Sanford search affidavits released
Eighty-three pages of search warrant affidavits relating to T. Denny Sanford and an investigation into child pornography have been released to the public.
This comes after a years-long legal battle between Sanford, the Argus Leader, and ProPublica – an investigative journalism nonprofit.
Earlier this month, the South Dakota Supreme Court ruled the affidavits from 2019 and 2020 were to be unsealed under the state’s public record laws. The documents depict the evidence that led to the initial choice to pursue search warrants.
A tip from the National Center for Missing and Exploited Children in 2019 led to the first search warrant, according to the affidavit. That tip led to an AOL account believed connected to Sanford containing images of child pornography and erotica, some depicting girls under the age of 15.
Another search warrant issued to MidCo highlight a collection of emails from the account, including some that included images depicting child pornography.
The affidavit named items deemed “identifiers” by law enforcement, such as a picture of Sanford’s driver’s license, a letter from the Dalai Lama addressed to Sanford, and a hotel receipt with the guest name “Denny Sanford” listed.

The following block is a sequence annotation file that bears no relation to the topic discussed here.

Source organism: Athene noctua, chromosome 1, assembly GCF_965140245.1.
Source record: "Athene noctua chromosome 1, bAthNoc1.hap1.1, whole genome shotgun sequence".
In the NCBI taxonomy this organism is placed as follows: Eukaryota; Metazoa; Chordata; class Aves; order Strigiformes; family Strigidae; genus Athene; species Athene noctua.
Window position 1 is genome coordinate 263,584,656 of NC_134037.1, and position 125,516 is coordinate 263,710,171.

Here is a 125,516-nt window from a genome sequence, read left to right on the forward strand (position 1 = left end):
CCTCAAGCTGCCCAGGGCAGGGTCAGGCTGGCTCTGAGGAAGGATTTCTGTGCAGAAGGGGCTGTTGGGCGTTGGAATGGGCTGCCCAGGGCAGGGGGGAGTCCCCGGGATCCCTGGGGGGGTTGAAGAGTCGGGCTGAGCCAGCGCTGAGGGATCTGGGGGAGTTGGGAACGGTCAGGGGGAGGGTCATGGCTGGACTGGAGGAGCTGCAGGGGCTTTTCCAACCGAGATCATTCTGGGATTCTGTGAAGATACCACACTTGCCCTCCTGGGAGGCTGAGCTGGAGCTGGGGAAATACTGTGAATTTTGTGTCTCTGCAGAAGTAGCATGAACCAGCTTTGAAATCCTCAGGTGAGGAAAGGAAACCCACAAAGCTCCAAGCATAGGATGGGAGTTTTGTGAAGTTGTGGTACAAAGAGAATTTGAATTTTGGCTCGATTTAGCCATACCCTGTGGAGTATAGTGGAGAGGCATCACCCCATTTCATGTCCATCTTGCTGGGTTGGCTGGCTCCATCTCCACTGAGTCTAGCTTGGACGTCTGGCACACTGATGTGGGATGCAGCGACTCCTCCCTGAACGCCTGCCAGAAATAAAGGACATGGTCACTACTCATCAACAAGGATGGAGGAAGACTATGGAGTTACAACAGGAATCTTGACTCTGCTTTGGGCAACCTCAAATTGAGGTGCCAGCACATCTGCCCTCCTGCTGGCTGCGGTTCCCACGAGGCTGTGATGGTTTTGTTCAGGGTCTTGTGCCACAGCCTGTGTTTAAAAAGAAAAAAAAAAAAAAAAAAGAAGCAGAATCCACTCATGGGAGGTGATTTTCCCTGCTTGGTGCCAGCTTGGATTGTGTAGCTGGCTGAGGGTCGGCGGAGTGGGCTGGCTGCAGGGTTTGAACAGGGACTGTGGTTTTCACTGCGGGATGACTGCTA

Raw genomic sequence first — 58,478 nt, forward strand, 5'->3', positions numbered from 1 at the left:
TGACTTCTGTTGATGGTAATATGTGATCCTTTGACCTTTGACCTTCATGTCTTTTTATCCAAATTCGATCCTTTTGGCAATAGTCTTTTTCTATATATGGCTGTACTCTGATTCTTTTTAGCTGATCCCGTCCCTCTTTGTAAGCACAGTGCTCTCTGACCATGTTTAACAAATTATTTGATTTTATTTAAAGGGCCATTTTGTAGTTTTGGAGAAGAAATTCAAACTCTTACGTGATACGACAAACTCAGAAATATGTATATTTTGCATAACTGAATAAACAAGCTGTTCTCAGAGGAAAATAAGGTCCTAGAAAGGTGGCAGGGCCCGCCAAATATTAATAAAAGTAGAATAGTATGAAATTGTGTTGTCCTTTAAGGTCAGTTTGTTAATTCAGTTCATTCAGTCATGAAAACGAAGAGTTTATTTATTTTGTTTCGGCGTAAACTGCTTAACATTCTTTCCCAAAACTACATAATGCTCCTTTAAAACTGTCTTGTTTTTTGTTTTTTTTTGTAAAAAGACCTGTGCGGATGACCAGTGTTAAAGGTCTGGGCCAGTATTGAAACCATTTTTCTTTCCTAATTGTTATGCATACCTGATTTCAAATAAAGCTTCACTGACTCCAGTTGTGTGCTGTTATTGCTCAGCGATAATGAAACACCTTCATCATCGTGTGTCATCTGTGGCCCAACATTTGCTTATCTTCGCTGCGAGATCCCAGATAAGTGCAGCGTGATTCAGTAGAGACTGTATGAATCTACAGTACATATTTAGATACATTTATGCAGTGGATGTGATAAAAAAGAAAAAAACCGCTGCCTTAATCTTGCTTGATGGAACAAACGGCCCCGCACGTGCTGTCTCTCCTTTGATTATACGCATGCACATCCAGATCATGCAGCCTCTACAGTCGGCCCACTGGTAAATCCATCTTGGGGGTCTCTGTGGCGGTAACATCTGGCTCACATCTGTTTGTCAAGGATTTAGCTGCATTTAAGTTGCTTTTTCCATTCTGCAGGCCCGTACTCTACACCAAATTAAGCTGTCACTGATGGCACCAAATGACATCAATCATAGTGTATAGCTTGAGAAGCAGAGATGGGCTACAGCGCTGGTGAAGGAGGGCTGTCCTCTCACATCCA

Sanford is no longer under investigation, and he was not indicted.
A statement from Sanford’s attorney Stacey Hegge said the investigation found no prosecutable offense.
"Mr. Sanford appreciates that after a thorough investigation the authorities concluded there exists no prosecutable offense," The statement reads. "Here, because there is no prosecutable case or further action to be taken, the court records being released contain only allegations. These preliminary allegations were provided to law enforcement prior to law enforcement’s exhaustive investigation and its realization that various individuals had documented access to the electronic devices at issue, including signs of hacking. While some claim releasing affidavits that reiterate these allegations constitute transparency, releasing preliminary allegations made prior to completing the full investigation only misinforms people and obscures the investigation’s conclusions that no prosecutable offense occurred."